Small Projects and Tutorials

Deanna at Wedding Dress Blue posted five days of small projects last week, along with links to tutorials.  I made two of the projects and was very pleased with them.

http://weddingdressblue.wordpress.com/2012/05/07/all-small-week-day-1-business-card-holder/

These card holders were easy and fast to make.  I like to have something handmade to hold gift cards and these were perfect.  I chose to use snaps as closures and I thought they turned out very cute.

http://weddingdressblue.wordpress.com/2012/05/10/all-small-week-day-4-pincushions/

I also made the Cathedral Windows pincushion.  I had tried a Cathedral Windows block years ago without much success, but this one turned out pretty well.

It was fun to check in each day to see what Deanna had for us.  Here are the other three projects she posted:

http://weddingdressblue.wordpress.com/2012/05/12/all-small-week-day-5-denim-storage-bins/

http://weddingdressblue.wordpress.com/2012/05/08/all-small-week-day-2-circle-skirt/

http://weddingdressblue.wordpress.com/2012/05/09/all-small-week-day-3-fabric-nesting-baskets/

Recycling Old Lace Curtains

When we moved into this house 11 years ago, the previous owners had left behind three lace panel curtains.  They were too pretty to get rid of but I really had no use for them and they have been hanging in a closet since 2001.  Yesterday, I finally decided to do something with the panels and made new curtains for my kitchen windows.  I needed bottom panels and valance for the window over my sink and three valances for the bay window area.

I was able to make use of the pretty bottom edging on the panels for the window over the sink ….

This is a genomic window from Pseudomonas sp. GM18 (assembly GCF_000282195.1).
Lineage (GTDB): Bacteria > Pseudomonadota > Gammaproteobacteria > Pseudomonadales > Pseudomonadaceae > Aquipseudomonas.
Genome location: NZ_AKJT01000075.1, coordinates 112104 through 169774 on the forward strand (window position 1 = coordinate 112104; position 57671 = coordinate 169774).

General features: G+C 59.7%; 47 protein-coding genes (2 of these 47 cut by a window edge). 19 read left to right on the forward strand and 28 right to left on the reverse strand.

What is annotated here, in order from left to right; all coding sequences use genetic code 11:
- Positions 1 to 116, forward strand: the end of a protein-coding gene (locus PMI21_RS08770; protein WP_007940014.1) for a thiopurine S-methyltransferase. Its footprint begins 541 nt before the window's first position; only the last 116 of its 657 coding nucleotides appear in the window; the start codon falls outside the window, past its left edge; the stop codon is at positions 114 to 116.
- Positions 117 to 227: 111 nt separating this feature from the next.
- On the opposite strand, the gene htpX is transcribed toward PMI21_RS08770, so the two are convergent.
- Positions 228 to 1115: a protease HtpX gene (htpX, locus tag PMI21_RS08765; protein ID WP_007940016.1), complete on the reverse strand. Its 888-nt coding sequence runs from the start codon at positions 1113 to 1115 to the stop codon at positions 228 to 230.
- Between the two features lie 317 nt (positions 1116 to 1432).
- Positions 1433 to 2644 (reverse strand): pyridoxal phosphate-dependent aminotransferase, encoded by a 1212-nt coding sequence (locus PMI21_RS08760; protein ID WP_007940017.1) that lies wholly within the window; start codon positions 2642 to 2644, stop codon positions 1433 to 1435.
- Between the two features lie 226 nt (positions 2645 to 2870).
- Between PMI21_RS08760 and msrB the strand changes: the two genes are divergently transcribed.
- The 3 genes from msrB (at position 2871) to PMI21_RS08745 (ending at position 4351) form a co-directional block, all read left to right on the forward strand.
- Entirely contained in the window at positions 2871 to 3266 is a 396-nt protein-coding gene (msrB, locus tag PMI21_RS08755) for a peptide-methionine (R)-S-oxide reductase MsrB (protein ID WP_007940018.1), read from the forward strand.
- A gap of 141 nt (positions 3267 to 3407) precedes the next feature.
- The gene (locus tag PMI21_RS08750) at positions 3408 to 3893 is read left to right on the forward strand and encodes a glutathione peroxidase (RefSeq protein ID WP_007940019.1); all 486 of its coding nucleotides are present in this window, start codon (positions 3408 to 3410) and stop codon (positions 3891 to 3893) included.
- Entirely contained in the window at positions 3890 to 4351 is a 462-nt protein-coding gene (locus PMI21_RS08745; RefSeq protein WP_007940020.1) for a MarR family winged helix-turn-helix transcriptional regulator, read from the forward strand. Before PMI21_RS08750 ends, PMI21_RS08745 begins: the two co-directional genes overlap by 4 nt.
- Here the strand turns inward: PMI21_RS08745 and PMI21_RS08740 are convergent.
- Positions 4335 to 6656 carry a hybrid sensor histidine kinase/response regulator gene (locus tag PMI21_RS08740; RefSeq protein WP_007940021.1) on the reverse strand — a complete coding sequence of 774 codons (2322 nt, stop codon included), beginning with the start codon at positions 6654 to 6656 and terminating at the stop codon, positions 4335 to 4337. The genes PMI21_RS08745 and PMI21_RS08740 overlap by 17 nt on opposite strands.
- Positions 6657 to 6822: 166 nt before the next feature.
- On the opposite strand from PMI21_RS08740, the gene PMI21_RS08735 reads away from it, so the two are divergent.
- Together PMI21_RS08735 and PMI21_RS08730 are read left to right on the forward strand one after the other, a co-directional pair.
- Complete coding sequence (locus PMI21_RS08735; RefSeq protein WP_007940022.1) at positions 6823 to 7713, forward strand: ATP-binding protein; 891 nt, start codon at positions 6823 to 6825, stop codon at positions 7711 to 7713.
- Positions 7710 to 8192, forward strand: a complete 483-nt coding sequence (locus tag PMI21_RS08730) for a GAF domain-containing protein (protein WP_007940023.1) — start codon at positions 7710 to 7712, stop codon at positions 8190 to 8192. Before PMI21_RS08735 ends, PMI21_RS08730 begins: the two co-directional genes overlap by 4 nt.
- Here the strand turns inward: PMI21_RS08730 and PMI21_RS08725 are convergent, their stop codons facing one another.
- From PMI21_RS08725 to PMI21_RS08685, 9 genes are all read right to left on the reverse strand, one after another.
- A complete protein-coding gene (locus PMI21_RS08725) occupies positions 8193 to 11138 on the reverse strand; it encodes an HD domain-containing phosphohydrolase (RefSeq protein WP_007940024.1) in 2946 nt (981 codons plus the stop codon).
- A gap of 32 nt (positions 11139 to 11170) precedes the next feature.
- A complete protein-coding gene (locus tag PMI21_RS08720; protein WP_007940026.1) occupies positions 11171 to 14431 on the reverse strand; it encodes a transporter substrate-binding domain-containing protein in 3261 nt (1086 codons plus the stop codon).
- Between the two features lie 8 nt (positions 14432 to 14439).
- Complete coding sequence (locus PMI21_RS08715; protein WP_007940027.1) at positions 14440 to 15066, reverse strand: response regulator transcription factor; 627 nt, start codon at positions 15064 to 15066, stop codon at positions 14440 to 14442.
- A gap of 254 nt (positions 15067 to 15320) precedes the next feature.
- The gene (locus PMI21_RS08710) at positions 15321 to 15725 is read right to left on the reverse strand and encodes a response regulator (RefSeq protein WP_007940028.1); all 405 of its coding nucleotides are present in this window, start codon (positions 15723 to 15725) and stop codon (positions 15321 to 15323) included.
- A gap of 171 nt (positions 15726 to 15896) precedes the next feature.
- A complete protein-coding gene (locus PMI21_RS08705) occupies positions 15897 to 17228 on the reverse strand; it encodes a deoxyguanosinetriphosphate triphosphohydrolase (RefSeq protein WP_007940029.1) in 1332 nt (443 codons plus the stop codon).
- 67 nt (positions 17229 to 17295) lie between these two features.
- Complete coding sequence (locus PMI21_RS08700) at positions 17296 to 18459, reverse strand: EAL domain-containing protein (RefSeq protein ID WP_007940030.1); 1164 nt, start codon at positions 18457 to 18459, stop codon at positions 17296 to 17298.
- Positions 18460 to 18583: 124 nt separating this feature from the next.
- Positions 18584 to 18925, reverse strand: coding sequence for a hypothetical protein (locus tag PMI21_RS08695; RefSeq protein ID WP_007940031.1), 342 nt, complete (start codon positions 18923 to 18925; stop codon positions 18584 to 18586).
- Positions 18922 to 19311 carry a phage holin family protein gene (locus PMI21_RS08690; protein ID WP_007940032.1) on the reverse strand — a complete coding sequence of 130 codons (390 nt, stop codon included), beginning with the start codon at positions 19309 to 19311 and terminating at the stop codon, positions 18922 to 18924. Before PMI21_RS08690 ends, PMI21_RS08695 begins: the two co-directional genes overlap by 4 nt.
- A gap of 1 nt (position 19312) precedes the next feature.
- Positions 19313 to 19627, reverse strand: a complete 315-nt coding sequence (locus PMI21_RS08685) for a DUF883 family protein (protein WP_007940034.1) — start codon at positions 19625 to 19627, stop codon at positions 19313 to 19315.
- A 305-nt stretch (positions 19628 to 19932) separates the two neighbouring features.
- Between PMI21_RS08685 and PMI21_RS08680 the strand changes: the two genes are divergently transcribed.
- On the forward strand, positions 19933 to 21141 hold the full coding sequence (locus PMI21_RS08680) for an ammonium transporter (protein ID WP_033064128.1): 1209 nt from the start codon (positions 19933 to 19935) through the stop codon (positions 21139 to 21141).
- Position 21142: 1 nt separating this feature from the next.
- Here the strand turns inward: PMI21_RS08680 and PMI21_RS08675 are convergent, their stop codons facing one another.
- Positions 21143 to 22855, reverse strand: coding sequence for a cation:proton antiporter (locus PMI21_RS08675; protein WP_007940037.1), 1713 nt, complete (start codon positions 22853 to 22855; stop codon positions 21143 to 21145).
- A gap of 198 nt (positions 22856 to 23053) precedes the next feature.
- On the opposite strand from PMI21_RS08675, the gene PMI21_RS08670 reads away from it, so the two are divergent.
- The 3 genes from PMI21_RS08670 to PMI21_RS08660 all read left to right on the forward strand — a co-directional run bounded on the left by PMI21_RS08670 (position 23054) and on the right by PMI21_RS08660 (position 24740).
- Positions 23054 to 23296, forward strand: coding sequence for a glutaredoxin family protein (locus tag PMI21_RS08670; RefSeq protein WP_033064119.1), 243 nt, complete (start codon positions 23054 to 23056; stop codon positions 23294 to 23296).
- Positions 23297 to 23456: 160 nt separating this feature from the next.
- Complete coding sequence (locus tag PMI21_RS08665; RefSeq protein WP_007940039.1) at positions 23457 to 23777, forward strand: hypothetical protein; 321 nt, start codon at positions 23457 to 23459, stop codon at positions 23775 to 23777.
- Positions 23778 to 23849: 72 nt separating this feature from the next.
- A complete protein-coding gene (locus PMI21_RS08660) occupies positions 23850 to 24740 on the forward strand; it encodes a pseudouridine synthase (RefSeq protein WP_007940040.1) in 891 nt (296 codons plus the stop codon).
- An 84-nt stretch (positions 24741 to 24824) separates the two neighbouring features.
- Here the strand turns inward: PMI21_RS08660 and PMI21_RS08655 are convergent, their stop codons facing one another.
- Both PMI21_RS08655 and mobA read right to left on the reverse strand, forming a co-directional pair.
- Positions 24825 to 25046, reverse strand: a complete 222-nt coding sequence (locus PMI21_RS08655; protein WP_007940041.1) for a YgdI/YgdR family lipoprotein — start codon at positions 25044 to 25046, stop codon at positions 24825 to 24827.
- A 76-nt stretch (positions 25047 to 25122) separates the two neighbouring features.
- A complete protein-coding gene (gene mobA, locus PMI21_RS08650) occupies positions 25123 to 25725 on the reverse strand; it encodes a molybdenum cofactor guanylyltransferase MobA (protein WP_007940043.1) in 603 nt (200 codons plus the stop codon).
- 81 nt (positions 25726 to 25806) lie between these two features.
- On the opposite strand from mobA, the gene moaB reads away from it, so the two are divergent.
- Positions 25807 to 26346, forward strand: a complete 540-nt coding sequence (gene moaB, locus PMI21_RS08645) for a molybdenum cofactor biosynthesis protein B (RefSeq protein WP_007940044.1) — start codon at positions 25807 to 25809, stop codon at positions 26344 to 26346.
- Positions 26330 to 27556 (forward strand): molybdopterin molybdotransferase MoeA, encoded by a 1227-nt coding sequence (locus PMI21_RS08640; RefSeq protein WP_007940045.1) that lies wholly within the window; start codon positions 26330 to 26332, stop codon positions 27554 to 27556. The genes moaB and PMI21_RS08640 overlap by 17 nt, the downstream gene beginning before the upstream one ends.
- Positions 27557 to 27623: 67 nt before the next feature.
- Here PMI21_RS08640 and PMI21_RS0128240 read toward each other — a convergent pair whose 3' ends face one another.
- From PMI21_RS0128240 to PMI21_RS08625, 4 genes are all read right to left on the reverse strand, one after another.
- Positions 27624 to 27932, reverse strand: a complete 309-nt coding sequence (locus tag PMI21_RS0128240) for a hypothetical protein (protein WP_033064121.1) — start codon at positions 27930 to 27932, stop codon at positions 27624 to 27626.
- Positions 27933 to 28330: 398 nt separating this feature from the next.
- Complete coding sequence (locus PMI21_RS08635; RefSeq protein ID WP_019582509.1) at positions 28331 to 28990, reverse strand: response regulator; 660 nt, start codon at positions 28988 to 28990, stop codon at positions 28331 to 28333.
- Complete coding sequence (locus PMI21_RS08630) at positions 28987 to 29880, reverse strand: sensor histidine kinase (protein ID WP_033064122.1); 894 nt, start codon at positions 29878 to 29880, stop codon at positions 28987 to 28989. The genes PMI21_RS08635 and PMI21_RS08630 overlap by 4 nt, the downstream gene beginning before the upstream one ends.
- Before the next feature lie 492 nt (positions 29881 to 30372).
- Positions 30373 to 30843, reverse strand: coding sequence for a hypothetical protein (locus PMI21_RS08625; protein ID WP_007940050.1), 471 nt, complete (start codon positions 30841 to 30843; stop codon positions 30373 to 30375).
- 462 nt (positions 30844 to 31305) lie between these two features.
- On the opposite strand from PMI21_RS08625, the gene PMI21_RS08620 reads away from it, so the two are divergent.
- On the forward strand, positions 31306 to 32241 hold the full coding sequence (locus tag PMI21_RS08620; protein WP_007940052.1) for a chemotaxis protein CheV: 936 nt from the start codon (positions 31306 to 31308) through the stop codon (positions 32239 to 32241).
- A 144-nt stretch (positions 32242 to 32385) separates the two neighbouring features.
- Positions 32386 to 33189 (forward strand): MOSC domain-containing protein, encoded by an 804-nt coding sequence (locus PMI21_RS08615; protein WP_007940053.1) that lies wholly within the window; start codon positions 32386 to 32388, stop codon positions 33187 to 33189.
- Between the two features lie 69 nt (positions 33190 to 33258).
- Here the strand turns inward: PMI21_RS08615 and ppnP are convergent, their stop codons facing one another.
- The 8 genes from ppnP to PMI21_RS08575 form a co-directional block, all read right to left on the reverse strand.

…and cut all the valances sideways to be able to use the pretty side edging for the bottoms.

I took down venetian blinds to make the kitchen brighter and more open.  Although I’ll be replacing the lace curtains with heavier ones in the fall, I don’t think the blinds are ever going back up.

Cute Valentine Bookmarks

Karen at Sew Many Ways has a a great tutorial for a heart bookmark that is perfect for Valentine’s Day.

http://sewmanyways.blogspot.com/2012/01/tool-time-tuesdayfabric-heart-bookmark.html

These literally take minutes to cut and sew.  The only change I made was to trim the seams and do some decorative top-stitching.  I made these to enclose with my Valentines to the family this year.

Red fabric is good for Valentine’s Day but I couldn’t resist making one in an animal print for a daughter who loves it.

The back has a little pocket which slips over the bottom corner of a book page to keep your place.

To accompany the bookmark and to help explain how to use it, I looked through my collection of vintage cards for something with a book and came up with this one.

I scanned it and added the caption, “A Valentine Bookmark just for you”.   The bookmark was slipped onto the bottom edge…

….and I wrote a personal message on the back of the card.

I think this will be a nice surprise as I continue the tradition of sending Valentines to special people.
This Valentine was sent to my mother by her first grade teacher in 1923

An Easy, Warm Balaclava

Deanna at Wedding Dress Blue posted a tutorial for this nice, warm balaclava.  I was unfamiliar with the term, but when I saw a hood tying tightly around the face with a piece coming up to the nose, I knew it was just what I needed for my three-times-a-day walks in all kinds of weather with my dog, Rusty.

You can find the pattern and tutorial here: